The comic genius and timing of stars Sinbad and Phil Hartman take what could have been a run-of-the-mill dumb comedy film and turn it into a wonderfully likeable tour-de-force. The premise has been done time and time again, it's basically a "fish out of water" story. Yes, the gangsters are dumb almost to the point where they're annoying. Sure, we see the message coming from a mile away. But there are a few things that separate this film from other comedies, and elevate to the status of excellence. First of all, it's hilarious. There are few jokes that don't work and they are immediately forgotten as this fast-paced romp wastes no time. The speed-up of scenes and the quick editing (several shots seem to last for no longer than a few seconds) do get a slight bit irritating, but it serves its purpose by catering to the fast-paced story and Sinbad's style of comedy. Take for instance, the party scene in which Sinbad is explaining what the "GFH" on his suit jacket stands for. Slow down the scene, and it loses the humor. Since the McDonald's issue has been cited again and again in reviews with varying degrees of criticism, let me address it briefly. First of all, there are a lot of people who love to eat McDonald's food. It's not healthy for you, but you'd be lying if you say that it tastes awful. Now, Sinbad's character is established as the lazy, unhealthy, always-eating slacker from the very beginning as he comes home to his apartment and enjoys his McDonald's and 2 liter bottle of soda. The real Derek Bond is completely contrasted with the impostor Derek Bond's lifestyle. Hence the fish out of water comedy. Sinbad's character is put in a desperate situation where he assumes this other man's life and the man he is pretending to be is the complete opposite of him. He's got a successful career as a dentist and he maintains a strict diet of vegetables and muescli cereal. So, when Sinbad's Kevin Franklin character, in this awkward and unfamiliar situation of staying with a suburban family's house and pretending to be someone who everyone expects to be a health-conscious stuffy professional, manages to escape for a moment and sees the familiar golden arches, he's so happy that he feels like he's in a commercial. He knows McDonald's and in many places, McDonald's seems to be an unchanging, constant source of familiar greasy food. McDonald's works in the context of the film because it's a real fast-food place that we can relate to, because we've all eaten there at one time or another. To me, if there was some fictional place like "Lou's Hamburgers", it wouldn't work. The character design might come through, but there could be no jingle resounding in our heads, and it'd take you out of the reality of the story (which I discuss in next paragraph). Yes, McDonald's is a real fast-food joint, and Kevin Franklin loves to eat there. Does that make "Houseguest" a McDonald's commercial? I don't think that it does, I think it maintains an element of reality that we as viewers can relate to. Perhaps we needn't always be so cynical as some professional film critics are. Now, I mention the 'reality' of "Houseguest" and you must think I'm absolutely crazy. Houseguest is an unrealistic film that requires you to throw logic out the door entirely if you wish to enjoy it, right? Well, not necessarily. I think looking back at this film, eight years after it was made, we can look at the family suburban life depicted, and notice the real-ness of the characters. Phil Hartman's character Gary Young is a hard-working businessman at a law firm. He sucks up to his boss and the boss's wife and spends more time with his job than his family. Gary's wife tries to be there for her family, but she's taken on a career with frozen yogurt stores and it's turning out to be far more time-consuming than she imagined. Then, there are the three children. The oldest girl is distancing herself from her family, trying to find comfort in a "Goth" phase, taking pleasure from sad poetry and a boyfriend who seems to think that he's a tough kid from the hood. The middle child is the only son, Jason. He tries to win his father's approval by playing basketball and hoping to be good. The youngest daughter seems not to be getting any attention, either. Her busy parents don't have time for her, and she's been getting lessons from television programs instead. The dysfunctional middle-class family serves as a foil for Kevin Franklin, pretending to be someone he is not, who will ultimately find the desire to help these people, who have unknowingly opened up their home to him, a complete stranger. Kevin Franklin doesn't have a job, a family, or kids, and yet it his interactions with the Young family that allow both them and he to better themselves. Now, if you've seen the movie, you're probably reading this and thinking, "This guy's nuts. He's completely overanalyzing some stupid comedy." Well, perhaps I am. "Houseguest" is indeed a silly, hectic fish-out-of-water comedy; somewhat formulaic, but very much successful. However, to dismiss the film as 'bad' or a 'stupid comedy' is a superficial assessment of a film that really has a lot going for it. Sure, the film is glossy and not without faults, but then, so is life and the people that we interact with. "Houseguest" is a winning comedy, and one of my favorite films of the 1990s. It presents laughs but also provides a realistic look at individual and family life in the '90s, even if this comes out of an unrealistic set-up of a man assuming another identity to avoid the mob. Much-maligned and underappreciated, "Houseguest" is a gem of a family comedy that I certainly hope you will give a chance. Or if you initially didn't like it, some more thought on these matters and maybe a second chance.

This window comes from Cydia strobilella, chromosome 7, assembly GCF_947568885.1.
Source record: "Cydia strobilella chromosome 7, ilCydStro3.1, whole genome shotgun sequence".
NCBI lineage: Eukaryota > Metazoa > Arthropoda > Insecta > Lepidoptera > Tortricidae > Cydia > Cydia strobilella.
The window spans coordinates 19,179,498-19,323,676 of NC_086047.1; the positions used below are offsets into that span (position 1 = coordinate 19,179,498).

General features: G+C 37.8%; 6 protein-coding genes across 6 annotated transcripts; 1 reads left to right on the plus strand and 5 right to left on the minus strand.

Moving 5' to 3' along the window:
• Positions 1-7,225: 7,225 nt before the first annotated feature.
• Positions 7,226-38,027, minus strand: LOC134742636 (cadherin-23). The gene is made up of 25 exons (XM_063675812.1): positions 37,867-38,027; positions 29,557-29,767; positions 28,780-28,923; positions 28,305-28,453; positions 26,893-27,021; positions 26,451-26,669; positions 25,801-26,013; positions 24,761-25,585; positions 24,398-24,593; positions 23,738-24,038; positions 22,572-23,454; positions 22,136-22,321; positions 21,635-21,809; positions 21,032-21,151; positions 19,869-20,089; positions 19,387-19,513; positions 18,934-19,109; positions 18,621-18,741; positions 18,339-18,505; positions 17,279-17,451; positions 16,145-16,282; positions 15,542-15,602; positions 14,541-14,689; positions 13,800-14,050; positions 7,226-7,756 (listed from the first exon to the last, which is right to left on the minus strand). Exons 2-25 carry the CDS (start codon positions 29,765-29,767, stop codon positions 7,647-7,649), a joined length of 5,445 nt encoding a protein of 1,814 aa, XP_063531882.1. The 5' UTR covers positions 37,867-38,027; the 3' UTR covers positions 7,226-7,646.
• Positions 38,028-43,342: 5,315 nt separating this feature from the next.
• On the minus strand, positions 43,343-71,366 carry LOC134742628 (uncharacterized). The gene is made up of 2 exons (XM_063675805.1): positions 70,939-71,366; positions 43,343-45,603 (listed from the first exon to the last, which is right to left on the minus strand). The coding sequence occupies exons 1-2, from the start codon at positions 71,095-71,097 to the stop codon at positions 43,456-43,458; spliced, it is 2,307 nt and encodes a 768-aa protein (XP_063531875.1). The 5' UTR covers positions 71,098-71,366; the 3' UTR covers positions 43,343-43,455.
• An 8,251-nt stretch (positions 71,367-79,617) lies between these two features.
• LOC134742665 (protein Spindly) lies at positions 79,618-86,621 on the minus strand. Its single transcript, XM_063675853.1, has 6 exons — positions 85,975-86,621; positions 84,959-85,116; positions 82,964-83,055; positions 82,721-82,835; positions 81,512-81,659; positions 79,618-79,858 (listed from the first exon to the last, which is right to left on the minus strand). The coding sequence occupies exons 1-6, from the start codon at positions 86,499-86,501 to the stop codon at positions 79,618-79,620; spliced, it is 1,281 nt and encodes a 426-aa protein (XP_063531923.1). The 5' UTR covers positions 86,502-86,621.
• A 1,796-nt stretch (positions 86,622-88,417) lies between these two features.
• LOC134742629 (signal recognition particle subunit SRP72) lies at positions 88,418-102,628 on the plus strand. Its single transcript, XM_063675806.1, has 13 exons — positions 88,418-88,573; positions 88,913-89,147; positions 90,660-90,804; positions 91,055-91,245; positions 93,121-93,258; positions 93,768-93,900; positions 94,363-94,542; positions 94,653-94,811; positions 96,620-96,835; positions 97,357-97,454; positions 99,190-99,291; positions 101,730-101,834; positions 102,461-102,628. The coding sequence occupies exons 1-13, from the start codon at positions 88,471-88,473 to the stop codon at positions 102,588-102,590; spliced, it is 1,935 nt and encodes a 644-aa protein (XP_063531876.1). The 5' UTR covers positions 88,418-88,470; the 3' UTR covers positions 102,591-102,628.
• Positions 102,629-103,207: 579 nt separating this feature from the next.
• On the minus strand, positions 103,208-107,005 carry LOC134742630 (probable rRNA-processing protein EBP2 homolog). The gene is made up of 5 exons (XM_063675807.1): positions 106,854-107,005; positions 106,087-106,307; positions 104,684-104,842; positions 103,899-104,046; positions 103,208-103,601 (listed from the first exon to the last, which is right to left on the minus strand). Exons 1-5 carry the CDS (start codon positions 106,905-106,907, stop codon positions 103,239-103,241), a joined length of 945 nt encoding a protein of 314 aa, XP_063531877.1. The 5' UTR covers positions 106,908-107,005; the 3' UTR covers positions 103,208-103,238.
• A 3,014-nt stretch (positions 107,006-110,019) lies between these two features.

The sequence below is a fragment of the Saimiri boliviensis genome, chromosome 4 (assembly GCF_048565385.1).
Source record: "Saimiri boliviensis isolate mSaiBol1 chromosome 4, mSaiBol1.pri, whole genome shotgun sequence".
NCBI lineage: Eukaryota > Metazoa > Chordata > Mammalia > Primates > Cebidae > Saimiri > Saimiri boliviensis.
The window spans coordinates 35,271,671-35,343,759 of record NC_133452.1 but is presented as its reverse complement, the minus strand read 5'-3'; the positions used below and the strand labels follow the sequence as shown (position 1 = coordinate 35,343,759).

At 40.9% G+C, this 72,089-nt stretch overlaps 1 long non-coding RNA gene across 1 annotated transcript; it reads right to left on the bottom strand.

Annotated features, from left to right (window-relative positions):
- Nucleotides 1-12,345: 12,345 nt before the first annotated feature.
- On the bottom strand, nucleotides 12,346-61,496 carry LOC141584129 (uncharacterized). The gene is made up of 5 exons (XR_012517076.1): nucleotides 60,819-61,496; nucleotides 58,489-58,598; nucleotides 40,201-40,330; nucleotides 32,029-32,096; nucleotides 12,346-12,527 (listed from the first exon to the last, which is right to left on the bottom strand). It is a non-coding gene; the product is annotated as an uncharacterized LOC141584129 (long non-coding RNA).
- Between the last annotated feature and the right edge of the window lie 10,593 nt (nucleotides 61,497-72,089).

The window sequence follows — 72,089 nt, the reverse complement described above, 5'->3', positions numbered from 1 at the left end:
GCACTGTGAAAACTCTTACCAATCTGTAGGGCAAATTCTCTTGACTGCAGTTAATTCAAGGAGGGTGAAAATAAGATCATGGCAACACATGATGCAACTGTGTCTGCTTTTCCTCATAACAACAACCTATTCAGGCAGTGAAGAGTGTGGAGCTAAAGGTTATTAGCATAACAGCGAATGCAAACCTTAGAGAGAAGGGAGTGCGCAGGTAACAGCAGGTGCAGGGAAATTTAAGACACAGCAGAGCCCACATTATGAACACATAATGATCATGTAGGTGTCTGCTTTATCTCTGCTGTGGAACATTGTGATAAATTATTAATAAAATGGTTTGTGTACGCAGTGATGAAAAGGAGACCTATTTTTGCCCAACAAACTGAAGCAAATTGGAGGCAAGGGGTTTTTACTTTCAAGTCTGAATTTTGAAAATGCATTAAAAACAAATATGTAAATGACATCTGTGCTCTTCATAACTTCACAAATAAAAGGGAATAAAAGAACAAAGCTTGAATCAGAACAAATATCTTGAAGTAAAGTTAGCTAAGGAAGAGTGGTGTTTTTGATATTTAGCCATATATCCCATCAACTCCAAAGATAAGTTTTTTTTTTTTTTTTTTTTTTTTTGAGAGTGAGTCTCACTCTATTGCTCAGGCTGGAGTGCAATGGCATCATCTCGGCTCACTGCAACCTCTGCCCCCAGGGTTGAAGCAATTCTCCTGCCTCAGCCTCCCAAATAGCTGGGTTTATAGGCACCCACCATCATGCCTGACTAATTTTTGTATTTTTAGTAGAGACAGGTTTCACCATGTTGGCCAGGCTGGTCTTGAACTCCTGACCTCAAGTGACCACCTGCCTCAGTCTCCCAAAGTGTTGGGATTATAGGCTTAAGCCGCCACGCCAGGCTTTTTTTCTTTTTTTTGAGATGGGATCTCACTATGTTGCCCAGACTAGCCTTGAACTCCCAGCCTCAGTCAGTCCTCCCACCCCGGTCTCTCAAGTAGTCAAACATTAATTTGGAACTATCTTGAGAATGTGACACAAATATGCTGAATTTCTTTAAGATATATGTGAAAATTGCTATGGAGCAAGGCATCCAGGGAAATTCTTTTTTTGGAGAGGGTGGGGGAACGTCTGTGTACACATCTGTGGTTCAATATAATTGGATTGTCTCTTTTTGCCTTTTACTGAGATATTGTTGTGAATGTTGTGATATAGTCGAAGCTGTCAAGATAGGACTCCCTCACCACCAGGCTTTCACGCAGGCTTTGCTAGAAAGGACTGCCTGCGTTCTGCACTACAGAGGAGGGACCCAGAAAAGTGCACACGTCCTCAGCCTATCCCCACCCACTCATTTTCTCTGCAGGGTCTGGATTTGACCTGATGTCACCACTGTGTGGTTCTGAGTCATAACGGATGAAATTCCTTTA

Reviewed by CuriosityKilledShawn 7 / 10 / 10

Very good for a family movie

Most family movies seem hastily thrown together but HOUSEGUEST is an exception. The dialogue sparkles, the direction isn't just 2-takes-and-go, the cinematography is whackily speeded up in some places and the editing is rapid fire. And unlike most family movies, it lasts for 110 minutes. That's about half an hour longer than is usual. I know this hardly seems like a valid point but I reckon it proves the movie's got more content than fart jokes etc. My only gripe is the obvious McDonalds plugging about 40 minutes in. If you can just turn away for these 10 seconds then it's not so bad. It's a shame that it's there tho because it tarnishes the credibility of the movie. Sinbad is always good and the late, great Phil Hartman can make any film watchable so they really add to this brilliantly entertaining comedy. Do yourself a favour and watch it. It's not just for kids. I watched my VHS a zillion times and I was so impatient for this DVD to be released. So it's barebones, but who cares? I'm just glad to have it. The 1.78:1 anamorphic picture is super and the Dolby 2.0 surround track is decent enough. After all this is a dialogue driven comedy but some sound effects and music are presented pretty well. My subwoofer even go a big kick from a gunshot near the end. Pick this one up whenever you see it. No matter what age you are, you and your kids will enjoy.